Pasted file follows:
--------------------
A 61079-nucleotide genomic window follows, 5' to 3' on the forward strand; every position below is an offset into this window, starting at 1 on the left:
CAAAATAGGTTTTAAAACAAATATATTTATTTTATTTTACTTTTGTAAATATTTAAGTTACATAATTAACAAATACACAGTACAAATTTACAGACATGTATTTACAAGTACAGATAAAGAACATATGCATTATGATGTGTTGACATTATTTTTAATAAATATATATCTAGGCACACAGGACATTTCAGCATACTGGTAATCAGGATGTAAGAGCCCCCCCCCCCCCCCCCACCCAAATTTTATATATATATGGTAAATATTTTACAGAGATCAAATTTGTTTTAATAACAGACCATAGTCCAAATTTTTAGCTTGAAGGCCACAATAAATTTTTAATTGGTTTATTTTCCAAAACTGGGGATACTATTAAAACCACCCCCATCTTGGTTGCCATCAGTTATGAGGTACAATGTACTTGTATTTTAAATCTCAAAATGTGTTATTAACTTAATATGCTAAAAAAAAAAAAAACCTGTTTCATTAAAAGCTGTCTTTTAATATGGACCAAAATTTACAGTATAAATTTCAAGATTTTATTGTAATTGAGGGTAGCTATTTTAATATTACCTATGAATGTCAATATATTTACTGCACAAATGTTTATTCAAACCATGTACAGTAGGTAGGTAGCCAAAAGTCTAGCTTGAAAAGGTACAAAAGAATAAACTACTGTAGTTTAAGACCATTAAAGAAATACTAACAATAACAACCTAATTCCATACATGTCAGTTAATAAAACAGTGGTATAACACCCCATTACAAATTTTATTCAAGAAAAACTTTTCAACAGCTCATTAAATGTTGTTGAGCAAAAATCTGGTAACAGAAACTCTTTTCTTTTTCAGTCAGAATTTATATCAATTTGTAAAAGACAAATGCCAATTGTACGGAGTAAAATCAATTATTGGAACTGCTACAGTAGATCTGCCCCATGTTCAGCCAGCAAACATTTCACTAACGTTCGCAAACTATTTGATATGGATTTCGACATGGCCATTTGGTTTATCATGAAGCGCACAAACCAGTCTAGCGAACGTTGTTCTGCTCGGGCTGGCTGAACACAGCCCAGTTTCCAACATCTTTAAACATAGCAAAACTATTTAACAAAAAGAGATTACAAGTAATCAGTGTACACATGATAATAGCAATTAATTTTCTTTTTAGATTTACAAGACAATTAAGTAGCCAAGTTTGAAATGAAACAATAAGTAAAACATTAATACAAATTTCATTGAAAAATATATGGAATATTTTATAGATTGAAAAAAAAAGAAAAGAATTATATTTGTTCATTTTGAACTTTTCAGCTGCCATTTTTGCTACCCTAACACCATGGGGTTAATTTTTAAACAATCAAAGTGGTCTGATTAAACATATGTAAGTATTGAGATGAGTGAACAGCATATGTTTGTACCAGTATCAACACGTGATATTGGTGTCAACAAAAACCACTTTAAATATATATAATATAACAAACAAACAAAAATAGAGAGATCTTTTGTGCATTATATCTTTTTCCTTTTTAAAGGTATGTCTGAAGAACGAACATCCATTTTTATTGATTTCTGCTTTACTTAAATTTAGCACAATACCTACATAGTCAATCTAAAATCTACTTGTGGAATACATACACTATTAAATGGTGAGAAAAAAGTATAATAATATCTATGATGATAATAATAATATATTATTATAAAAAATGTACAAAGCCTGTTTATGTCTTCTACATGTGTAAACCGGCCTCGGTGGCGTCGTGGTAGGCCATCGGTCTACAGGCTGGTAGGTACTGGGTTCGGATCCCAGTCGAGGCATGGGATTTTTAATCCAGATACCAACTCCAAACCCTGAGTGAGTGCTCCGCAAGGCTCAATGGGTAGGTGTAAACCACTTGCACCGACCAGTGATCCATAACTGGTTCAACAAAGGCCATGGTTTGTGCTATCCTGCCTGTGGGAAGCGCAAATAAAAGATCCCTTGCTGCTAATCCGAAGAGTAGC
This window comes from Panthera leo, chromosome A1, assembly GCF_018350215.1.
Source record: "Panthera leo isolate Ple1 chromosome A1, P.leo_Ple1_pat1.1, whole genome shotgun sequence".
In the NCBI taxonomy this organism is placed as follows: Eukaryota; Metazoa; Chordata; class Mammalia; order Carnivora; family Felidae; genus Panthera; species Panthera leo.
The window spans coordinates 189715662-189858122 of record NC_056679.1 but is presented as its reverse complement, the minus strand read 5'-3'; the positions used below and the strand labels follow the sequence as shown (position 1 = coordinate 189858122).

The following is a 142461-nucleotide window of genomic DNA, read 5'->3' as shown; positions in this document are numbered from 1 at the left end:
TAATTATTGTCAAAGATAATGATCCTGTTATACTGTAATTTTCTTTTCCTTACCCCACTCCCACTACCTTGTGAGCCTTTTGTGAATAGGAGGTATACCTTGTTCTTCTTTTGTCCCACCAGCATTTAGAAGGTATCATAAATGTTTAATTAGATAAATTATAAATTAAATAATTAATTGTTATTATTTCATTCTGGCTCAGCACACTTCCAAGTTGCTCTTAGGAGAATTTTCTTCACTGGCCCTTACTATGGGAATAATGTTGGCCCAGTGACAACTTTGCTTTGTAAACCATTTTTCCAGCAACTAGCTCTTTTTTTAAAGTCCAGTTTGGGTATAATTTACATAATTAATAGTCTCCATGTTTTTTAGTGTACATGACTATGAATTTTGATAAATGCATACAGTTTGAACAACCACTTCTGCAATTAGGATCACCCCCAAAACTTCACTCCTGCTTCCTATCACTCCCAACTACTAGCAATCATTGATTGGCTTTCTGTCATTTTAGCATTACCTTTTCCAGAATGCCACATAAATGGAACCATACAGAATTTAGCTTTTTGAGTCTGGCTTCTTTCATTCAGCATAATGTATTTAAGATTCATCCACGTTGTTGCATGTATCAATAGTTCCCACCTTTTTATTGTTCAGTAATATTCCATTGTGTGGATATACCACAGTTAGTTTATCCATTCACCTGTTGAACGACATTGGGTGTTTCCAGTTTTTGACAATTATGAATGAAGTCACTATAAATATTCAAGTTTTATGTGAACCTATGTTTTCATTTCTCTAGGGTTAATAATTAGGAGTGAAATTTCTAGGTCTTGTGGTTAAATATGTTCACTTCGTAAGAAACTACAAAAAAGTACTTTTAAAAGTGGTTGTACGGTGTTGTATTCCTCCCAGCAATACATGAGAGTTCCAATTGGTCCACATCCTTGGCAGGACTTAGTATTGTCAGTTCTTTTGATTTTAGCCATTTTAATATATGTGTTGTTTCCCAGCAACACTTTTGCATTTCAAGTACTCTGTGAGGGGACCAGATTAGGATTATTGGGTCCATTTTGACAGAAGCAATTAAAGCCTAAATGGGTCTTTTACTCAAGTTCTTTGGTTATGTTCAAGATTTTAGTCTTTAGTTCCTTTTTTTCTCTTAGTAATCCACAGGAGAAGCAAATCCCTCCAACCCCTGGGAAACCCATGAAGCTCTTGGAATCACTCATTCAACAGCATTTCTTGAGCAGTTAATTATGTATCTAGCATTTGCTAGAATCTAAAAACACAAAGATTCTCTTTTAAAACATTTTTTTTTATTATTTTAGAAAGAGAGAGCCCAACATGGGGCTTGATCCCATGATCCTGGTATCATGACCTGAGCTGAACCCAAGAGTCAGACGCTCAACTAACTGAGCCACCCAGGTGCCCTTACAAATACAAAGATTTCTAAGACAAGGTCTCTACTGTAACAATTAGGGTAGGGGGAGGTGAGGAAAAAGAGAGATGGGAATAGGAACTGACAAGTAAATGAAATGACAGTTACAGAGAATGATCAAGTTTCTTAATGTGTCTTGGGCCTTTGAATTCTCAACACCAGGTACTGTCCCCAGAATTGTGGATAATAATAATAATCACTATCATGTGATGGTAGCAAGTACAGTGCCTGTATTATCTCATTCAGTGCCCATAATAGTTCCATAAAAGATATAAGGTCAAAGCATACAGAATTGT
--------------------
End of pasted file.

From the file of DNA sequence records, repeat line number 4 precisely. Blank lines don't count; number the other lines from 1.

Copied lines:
Source record: "Panthera leo isolate Ple1 chromosome A1, P.leo_Ple1_pat1.1, whole genome shotgun sequence".